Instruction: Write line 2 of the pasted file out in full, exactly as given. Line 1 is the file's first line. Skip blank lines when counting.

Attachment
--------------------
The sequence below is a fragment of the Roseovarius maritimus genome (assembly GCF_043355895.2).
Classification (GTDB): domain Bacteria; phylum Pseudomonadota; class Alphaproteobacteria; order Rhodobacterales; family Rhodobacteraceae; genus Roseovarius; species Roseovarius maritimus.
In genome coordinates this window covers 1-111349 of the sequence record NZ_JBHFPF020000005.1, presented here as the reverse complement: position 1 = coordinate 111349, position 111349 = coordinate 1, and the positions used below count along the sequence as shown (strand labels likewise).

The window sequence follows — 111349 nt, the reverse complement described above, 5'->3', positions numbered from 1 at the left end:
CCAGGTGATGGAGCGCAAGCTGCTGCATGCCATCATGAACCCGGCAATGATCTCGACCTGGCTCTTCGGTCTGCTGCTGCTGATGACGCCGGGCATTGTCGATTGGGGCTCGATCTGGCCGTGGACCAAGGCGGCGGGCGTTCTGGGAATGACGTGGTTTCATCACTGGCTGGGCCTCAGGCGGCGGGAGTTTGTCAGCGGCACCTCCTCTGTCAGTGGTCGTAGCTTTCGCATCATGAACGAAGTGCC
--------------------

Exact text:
Classification (GTDB): domain Bacteria; phylum Pseudomonadota; class Alphaproteobacteria; order Rhodobacterales; family Rhodobacteraceae; genus Roseovarius; species Roseovarius maritimus.